South African Cape Malay Recipes

South Africa - commonly called the rainbow nation - is a diverse country with an equally diverse range of people. One of the most colourful ethnic groups is the Cape Malay community, whose origins are easily traced to the original Dutch colony established around Cape Town, now a bustling metropolis visited by people from all over the world. So it will come as no surprise that South African Cape Malay recipes are offered in many restaurants in the city, many of which are world class. These same traditional South African Cape Malay recipes are still cooked in most Malay homes. Better still, with our help you too can cook South African Cape Malay recipes in your own home, irrespective of where you live in the world.

Who are the Cape Malay people?
Strictly speaking Malays are people who come from Malaysia or Indonesia, and they are Muslims, following the religion of Islam. Cape Malays are people whose ethnicity has become entrenched in the Western Cape province of South Africa. On the other hand Cape Coloureds (as a politicised group) are people of mixed race who may or may not be able to trace their ancestry to Malaysia or Indonesia.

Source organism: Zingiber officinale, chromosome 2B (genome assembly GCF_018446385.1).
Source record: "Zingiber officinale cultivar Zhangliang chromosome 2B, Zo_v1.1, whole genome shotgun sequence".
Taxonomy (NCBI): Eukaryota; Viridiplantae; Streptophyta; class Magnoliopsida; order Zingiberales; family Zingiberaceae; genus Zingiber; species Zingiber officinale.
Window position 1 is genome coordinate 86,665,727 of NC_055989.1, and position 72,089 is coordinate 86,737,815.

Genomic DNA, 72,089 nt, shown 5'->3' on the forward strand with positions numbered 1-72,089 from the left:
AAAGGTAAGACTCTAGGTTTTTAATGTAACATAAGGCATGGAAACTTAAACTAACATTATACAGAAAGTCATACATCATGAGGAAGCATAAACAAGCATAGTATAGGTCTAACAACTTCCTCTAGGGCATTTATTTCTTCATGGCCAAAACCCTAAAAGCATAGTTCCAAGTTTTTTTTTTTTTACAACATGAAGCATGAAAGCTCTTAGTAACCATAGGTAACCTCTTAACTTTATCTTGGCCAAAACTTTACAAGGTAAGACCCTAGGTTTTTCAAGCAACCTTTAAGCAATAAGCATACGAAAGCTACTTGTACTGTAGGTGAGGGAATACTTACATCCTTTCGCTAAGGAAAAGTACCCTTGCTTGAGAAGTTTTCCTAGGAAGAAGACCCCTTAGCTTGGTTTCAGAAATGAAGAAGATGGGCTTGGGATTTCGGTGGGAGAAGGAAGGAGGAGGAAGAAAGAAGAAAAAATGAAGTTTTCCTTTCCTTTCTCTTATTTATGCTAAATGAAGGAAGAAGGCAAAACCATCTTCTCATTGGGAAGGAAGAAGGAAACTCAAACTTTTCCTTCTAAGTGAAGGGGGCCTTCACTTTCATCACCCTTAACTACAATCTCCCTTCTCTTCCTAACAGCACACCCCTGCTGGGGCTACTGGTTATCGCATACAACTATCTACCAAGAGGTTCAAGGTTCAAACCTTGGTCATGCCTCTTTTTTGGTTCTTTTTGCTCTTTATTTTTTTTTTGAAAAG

While Cape Malay people live all over South Africa today, their origins are traced to the original Cape Colony that was established by the Dutch East India Company in the 17th century. Since the Dutch had established other colonies in other parts of the world, primarily Indonesia, it isn't surprising to find that many of them were enslaved Javanese people of Islamic faith who were brought to South Africa by the employees of the Dutch East India Company. Other Muslim slaves came from other south-east Asian regions.

In the early days of the Cape Colony, many of the non-African slaves (primarily the Malay folk) were skilled craftsmen who had the ability to lay bricks, thatch roofs and do carpentry work, and make furniture. Others were skilled in food preparation and cooking. In fact many female Malay slaves took over all housekeeping duties (including cooking) from the free European burgher (citizen) women in their homes. For this reason many forms of Malay cooking also find a home in the popularised forms of South African culinary tradition as a whole.

Contemporary South African Cape Malay recipes
When we talk about "contemporary" Cape Malay recipes we mean those that are cooked today, sometimes with adaptations to the original forms.

We have chosen a selection of recipes that include some of the most popular ways of cooking bobotie, sosatie, curry, breyani and bredie, along with appetisers, snacks, soups, puddings and a whole lot more. We hope these will inspire you to experiment and then enjoy these contemporary South African Cape Malay recipes.

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